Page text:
Hiroshima University Graduate School
Phoenix Leader Education Program (Hiroshima Initiative)
for Renaissance from Radiation Disaster
Program Students participated in the Central Rocky Mountain Chapter of the American Health Physics Society’s Annual Spring Technical Meeting
Two graduate students of the Phoenix Leader Education Program participated in the Central Rocky Mountain Chapter of the Health Physics Society’s Annual Spring Technical Meeting which was held at Colorado State University in Denver, U.S.A. on Thursday, April 20th, 2017. This chapter meeting of the Health Physics Society and Colorado State University is both a highly evaluated and well-respected event in this field. Hiroshima University students have presented at this meeting for two consecutive years.
There were 23 participants (graduate students) in total, including the 2 graduate students from the Phoenix program. Each of them gave an oral presentation explaining their specific research and actively joined in the discussion and Q&A session. It was a dynamic event with the hall filled with energy and enthusiasm. A wide range of topics were selected for presentations such as radioactive contamination due to the Fukushima Daiichi Nuclear Power Plant accident and the separation of radioactive material by chromatography among others.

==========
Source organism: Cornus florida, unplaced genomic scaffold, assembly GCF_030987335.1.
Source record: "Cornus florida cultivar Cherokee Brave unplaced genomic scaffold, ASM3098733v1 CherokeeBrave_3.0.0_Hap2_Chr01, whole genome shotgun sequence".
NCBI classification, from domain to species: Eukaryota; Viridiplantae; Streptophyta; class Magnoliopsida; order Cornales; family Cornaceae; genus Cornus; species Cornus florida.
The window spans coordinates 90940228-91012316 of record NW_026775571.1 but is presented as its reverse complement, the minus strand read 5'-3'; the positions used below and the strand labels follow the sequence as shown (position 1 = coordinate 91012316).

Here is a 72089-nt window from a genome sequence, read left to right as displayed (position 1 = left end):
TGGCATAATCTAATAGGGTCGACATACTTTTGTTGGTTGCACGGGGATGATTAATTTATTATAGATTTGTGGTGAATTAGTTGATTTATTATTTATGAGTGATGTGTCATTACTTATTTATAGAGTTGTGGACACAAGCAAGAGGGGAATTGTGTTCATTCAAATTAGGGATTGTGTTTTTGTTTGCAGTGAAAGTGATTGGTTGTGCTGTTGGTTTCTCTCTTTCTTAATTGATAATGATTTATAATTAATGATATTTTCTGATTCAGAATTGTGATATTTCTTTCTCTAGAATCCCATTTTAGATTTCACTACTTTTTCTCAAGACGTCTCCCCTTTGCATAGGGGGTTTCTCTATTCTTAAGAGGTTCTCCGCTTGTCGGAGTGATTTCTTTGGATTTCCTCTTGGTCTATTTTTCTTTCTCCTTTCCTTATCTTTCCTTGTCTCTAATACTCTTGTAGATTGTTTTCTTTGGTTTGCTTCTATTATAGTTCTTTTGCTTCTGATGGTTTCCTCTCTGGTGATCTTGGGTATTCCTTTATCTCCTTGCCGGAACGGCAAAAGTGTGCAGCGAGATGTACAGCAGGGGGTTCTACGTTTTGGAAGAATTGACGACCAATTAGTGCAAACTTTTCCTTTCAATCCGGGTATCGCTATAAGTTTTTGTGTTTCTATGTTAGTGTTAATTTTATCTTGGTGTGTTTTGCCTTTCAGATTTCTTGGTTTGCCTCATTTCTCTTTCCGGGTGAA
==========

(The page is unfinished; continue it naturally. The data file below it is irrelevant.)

The two Phoenix Program student presentations were as follows: Mr. Moriyama explained the physical activity level of senior evacuees who have been living in temporary housing units since the Fukushima Daiichi Nuclear Power Plant accident. He was asked about the real-life conditions of the evacuation, and specifically the effects on evacuees such as the change in levels of physical activity during the last six years. Mr. Suzuki discussed the topic of efficiency of the TLD film in the radiation treatment field. He was questioned specifically about film fading, and subsequently engaged in a meaningful exchange of opinions with students who study related fields about medical exposure and the evaluation of skin dose in radiotherapy.
They also had valuable experiences of attending a lecture about radiation measurement given by the Health Physics Program and visiting the health physics graduate student laboratory at Colorado State University.